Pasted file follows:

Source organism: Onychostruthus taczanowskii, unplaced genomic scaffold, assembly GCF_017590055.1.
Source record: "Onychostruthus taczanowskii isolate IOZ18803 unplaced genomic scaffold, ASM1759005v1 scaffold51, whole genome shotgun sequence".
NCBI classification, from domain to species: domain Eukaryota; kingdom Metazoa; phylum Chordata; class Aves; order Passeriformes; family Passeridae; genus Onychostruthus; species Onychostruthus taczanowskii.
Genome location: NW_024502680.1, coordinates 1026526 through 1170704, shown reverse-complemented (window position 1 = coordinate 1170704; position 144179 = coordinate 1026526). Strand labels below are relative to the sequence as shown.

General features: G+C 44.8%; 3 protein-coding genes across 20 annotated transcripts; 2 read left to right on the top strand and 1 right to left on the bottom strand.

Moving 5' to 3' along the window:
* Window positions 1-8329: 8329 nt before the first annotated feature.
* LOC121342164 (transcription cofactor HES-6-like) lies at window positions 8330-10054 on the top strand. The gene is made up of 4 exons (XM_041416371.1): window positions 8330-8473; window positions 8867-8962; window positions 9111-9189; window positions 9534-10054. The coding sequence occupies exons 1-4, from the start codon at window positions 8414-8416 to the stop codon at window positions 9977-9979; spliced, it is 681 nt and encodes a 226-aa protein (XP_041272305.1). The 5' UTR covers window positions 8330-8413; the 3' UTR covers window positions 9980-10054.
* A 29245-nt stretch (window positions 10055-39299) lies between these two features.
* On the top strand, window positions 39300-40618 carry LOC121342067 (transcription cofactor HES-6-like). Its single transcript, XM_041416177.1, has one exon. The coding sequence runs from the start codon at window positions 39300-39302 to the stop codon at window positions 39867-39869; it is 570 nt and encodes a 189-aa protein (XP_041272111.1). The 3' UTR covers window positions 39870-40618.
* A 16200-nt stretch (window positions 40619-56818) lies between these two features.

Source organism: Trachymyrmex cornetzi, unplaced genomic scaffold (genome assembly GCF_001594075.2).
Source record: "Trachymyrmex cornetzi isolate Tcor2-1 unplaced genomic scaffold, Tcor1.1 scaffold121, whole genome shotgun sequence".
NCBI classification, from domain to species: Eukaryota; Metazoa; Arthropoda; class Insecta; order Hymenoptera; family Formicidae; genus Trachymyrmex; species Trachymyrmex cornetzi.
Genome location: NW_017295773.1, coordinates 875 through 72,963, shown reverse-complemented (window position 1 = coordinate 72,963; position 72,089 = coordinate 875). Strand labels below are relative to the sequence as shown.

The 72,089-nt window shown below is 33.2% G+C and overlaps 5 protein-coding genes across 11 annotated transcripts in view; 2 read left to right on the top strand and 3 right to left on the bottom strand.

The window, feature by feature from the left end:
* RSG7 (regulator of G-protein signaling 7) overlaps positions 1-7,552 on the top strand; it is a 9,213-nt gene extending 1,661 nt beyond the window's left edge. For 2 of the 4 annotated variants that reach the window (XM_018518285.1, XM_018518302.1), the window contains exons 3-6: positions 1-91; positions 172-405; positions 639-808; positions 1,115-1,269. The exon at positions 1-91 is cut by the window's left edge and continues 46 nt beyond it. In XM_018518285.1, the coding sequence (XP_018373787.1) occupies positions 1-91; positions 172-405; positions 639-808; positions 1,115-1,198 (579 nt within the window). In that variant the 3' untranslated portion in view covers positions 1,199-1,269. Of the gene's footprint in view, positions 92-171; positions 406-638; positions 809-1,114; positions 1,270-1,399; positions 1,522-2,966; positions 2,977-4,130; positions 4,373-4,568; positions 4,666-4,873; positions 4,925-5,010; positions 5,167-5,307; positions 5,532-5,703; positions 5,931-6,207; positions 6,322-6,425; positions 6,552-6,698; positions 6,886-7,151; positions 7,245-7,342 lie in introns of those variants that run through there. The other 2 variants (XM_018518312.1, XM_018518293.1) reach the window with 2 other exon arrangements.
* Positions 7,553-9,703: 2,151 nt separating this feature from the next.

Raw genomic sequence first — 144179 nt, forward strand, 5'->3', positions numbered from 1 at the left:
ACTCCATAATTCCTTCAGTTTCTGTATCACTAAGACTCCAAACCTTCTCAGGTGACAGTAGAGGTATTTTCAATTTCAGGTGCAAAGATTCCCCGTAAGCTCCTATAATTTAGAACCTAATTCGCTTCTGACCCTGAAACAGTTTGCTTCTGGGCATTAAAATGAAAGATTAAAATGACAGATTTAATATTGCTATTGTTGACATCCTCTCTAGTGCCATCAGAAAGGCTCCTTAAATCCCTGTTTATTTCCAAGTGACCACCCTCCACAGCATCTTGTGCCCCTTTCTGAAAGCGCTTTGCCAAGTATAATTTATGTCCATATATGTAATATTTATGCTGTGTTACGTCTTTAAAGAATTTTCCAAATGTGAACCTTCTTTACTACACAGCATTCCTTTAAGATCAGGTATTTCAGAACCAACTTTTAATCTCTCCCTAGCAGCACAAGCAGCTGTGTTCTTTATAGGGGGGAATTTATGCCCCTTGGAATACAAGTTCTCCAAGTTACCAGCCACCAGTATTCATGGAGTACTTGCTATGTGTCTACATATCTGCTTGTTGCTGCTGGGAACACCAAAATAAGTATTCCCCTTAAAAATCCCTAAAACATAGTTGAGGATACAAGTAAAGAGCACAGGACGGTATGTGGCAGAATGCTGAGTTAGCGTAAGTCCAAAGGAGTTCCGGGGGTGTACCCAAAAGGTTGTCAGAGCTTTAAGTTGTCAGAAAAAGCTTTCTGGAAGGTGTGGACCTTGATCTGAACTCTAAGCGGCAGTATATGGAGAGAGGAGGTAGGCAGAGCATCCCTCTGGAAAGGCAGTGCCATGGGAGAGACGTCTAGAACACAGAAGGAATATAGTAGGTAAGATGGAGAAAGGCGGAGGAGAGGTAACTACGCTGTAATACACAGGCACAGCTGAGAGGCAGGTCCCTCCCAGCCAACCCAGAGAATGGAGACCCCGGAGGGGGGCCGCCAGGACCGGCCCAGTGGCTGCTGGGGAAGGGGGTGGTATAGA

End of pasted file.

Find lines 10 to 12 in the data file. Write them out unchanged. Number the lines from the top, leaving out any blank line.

* On the top strand, window positions 39300-40618 carry LOC121342067 (transcription cofactor HES-6-like). Its single transcript, XM_041416177.1, has one exon. The coding sequence runs from the start codon at window positions 39300-39302 to the stop codon at window positions 39867-39869; it is 570 nt and encodes a 189-aa protein (XP_041272111.1). The 3' UTR covers window positions 39870-40618.
* A 16200-nt stretch (window positions 40619-56818) lies between these two features.

Source organism: Trachymyrmex cornetzi, unplaced genomic scaffold (genome assembly GCF_001594075.2).